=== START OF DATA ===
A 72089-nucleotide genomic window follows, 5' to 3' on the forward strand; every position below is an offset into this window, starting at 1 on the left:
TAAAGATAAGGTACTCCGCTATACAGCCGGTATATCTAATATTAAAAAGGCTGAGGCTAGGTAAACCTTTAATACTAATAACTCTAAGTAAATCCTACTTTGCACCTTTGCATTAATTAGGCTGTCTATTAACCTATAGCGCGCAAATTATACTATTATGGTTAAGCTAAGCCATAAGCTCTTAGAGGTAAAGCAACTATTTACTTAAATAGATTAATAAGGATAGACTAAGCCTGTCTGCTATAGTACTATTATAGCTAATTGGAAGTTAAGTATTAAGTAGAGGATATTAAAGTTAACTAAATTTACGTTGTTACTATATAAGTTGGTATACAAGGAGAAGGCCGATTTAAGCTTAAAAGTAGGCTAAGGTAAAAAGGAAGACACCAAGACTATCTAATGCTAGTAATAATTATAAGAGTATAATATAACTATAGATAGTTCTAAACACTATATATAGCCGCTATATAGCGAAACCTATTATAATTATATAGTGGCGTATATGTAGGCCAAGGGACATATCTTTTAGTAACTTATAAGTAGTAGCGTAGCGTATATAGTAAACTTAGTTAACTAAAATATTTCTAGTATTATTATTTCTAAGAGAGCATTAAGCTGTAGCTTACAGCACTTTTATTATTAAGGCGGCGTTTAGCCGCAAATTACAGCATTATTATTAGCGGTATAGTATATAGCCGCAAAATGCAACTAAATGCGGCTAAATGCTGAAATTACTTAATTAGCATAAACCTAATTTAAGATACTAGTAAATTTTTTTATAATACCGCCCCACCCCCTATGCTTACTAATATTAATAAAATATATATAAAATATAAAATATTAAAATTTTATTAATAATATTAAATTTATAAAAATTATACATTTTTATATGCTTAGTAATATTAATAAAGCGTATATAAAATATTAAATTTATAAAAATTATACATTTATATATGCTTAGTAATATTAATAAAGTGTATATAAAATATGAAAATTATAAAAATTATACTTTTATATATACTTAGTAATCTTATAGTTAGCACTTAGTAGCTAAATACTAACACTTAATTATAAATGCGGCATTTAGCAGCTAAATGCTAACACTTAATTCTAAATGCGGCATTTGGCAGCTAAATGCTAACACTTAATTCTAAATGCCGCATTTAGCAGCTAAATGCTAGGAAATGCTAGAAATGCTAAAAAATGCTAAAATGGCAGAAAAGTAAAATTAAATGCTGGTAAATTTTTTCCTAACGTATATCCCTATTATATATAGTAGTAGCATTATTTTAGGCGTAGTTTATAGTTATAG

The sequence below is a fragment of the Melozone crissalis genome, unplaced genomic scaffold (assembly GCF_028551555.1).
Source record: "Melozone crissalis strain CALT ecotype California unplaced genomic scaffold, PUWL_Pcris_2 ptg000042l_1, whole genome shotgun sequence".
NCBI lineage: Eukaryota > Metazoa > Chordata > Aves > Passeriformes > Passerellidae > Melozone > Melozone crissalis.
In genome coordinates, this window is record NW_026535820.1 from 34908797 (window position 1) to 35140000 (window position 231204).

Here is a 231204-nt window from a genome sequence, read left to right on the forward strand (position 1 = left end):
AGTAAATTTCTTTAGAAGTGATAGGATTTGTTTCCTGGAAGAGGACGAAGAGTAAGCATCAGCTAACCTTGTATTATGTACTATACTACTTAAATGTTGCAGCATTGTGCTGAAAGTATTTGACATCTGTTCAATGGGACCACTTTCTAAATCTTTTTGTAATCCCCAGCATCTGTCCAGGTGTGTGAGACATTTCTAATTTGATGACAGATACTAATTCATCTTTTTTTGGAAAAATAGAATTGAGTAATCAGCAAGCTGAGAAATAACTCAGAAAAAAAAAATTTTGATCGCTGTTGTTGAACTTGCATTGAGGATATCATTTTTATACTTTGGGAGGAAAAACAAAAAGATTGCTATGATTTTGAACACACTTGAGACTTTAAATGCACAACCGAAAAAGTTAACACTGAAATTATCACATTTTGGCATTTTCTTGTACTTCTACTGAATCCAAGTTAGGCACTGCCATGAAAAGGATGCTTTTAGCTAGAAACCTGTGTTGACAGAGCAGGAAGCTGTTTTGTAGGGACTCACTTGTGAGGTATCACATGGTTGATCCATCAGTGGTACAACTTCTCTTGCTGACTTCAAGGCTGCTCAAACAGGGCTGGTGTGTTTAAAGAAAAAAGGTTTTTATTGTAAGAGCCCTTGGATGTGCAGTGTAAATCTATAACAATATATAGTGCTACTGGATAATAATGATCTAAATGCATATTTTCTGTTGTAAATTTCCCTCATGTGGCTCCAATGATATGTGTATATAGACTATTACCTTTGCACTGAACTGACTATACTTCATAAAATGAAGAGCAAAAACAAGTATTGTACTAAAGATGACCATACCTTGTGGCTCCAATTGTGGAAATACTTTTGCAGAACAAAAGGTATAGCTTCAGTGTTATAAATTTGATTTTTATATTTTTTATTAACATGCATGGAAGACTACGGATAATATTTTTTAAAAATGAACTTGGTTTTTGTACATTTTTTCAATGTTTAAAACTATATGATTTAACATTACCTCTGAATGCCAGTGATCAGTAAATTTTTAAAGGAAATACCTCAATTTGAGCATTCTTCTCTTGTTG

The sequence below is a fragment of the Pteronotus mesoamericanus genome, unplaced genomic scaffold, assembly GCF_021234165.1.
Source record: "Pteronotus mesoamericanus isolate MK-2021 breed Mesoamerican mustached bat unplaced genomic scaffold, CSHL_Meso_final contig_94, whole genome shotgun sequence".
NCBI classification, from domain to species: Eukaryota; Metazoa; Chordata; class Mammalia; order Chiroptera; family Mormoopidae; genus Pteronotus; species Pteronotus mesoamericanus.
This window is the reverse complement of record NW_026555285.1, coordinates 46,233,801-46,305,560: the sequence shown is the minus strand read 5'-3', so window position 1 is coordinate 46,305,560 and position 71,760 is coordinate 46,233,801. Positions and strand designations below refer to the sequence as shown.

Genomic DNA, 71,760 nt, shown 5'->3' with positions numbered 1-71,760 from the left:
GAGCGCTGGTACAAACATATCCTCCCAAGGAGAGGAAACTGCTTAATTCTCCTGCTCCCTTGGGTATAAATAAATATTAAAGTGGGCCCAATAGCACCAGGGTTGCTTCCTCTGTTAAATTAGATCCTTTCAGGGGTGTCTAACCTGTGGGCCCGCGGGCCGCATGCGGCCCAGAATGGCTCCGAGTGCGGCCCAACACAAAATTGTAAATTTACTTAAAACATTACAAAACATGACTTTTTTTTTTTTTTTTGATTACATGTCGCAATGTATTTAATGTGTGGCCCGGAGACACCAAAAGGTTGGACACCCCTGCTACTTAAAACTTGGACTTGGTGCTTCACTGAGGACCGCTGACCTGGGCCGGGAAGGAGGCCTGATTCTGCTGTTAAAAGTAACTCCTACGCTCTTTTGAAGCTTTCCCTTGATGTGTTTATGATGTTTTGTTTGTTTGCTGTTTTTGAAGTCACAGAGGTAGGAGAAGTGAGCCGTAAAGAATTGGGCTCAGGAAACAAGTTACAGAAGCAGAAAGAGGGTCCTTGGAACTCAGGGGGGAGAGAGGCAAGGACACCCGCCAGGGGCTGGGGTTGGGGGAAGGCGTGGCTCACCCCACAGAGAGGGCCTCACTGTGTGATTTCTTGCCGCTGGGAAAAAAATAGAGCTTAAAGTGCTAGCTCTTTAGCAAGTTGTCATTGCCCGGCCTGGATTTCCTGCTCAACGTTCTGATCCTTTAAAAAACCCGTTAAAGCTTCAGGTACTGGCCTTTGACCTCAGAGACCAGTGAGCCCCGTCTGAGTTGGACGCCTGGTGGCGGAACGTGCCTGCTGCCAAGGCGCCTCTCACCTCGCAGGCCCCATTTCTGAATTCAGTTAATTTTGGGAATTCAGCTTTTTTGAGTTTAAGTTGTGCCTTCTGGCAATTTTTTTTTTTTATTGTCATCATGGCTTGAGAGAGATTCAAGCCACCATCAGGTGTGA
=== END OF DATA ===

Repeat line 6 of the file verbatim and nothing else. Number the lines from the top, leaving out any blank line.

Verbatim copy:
In genome coordinates, this window is record NW_026535820.1 from 34908797 (window position 1) to 35140000 (window position 231204).